Date

Fri - 22.09.2017


May day! May day! Dealing with the hazards of social media

May day! May day! Dealing with the hazards of social media

Social media is a powerful tool for media organisations. It can be used to gather news, connect with audiences and increase the impact of stories. But social media can bite the hand that feeds it too - it can turn into an equally powerful forum to spread mistakes and amplify negative reactions to a brand.  

How can media companies handle these kind of situations to maintain the trust of their communities, deal with negative comments and ensure that they are sharing accurate information?

A panel discussion at the Social Media World Forum in London today, featuring representatives from a variety of industries including broadcast media, the police force and social networks themselves, tried to provide some answers.

Here's what they said:

 - Be prepared in advance.

As David Bailey, neighbourhood communications manager for the Staffordshire police put it, “you can’t learn social media while the streets are burning.”

If a big, negative story is about to break, you have to already have built up a connection with the community, and know how to respond to your users comments and criticisms. Colin Smith, the UK’s director of marketing solutions for LinkedIn backed Bailey up, emphasising that “people respond well if you’ve already built up trust.”

Colin Watkins, Digital Communications Manager for Channel 4 suggested that it was a good idea to imagine all the worst-case scenarios – however bizarre – and design responses to them, because one day, one of them is sure to happen. “My best advice for anyone in the industry is ‘make yourself match fit’,” he said.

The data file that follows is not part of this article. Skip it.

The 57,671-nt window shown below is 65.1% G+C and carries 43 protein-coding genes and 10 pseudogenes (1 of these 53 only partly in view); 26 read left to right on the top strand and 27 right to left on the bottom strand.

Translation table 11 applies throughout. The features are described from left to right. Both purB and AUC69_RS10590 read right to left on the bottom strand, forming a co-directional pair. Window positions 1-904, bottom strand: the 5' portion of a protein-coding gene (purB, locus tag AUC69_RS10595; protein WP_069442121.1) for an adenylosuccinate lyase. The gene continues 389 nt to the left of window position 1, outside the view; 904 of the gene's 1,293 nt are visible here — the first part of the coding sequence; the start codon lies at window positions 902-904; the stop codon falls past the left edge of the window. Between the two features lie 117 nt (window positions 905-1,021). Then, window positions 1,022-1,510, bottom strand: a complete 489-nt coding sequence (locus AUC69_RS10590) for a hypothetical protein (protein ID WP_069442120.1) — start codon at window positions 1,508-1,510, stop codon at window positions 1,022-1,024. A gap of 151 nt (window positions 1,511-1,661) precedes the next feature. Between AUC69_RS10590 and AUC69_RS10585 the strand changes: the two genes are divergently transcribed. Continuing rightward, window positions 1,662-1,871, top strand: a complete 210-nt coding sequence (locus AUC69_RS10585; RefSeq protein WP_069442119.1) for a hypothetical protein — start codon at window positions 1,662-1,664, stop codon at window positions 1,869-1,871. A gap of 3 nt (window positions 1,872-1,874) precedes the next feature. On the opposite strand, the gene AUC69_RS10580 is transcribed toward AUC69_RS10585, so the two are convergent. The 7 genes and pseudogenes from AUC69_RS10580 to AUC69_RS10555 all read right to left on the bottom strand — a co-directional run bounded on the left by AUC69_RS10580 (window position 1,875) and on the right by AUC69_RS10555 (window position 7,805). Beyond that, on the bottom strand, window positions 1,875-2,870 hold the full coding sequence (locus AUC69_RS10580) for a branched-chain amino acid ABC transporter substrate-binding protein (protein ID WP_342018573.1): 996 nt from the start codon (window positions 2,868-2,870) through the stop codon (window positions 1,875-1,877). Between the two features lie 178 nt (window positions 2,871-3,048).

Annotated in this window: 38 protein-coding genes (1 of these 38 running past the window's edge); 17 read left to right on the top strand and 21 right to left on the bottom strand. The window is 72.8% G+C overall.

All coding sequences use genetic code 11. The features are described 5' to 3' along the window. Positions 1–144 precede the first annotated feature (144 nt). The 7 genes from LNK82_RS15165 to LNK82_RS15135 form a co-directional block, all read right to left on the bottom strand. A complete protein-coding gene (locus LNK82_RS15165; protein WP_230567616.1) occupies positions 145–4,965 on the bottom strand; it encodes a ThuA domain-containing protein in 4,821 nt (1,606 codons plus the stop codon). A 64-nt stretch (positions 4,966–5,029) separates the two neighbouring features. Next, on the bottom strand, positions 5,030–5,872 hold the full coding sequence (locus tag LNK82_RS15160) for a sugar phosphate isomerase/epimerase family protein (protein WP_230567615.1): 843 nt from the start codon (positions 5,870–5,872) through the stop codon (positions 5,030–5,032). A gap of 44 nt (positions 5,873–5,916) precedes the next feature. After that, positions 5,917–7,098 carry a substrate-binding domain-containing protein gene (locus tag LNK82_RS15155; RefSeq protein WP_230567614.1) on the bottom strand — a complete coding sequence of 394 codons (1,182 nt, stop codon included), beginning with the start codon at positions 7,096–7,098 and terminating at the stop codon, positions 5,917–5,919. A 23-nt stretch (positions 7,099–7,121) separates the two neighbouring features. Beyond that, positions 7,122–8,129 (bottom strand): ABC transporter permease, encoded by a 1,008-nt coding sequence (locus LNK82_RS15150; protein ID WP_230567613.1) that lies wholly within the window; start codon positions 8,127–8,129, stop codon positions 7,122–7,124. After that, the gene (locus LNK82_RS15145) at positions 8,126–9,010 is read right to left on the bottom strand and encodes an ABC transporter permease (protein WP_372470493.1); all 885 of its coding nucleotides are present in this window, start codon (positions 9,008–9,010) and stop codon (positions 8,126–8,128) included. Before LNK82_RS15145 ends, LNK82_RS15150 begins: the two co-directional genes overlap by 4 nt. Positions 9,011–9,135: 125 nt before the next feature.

- Don’t stay silent

It might be tempting when facing a barrage of negative comments simply not to respond, but there was a consensus among the panel that this was a mistake. This kind of reaction “stops the ball from rolling,” said Watkins, and it does nothing to address the negative reaction. Instead Watkins recommends that companies take their time to come up with considered responses to negative feedback, which can be shared alongside the criticism.

However, he does recommend choosing the right moment to respond to negative feedback. He gives an example: if Channel 4 is being criticised on social media for a program that has not yet been aired, it may wait until the program is broadcast before it responds to comments.

 - Take an authoritative position in the conversation

This is particularly important when dealing with misinformation, suggests Bailey. The police communications manager states that he regularly deals with rumours of crime, which turn out to be unfounded. He implies that the best way to deal with this false information is to try to take control of the conversation. In his unit, says Bailey, members of the community are encouraged to share information on the police’s own page, so that it can be corrected easily if it turns out to be wrong. Members of his team also work to respond individually to each mistaken claim, so that the rumours are dismissed before they are spread.

-       Look who is talking and where they’re talking. Distinguish noise from genuine, widespread concern

Catriona Oldershaw, the UK managing director for social media monitoring company Synthesio, says that when monitoring the seriousness of negative comments (and thus how much damage control needs to be done to counteract them), its important to look both at who is writing and where they are publishing. An individual user might have a low influence score on social media, but may still have a significant negative impact on your brand if they’re publishing on a large forum.

 - Be prepared to think on your feet

According to Bailey, responding to a social media crisis has a lot to do with professional judgement. “How you manage a problem, if you have it, shows how good you are with social media,” he says.

Author

Hannah Vinter

Date

2012-03-27 17:56

Shaping the Future of the News Publishing


© 2015 WAN-IFRA - World Association of Newspapers and News Publishers

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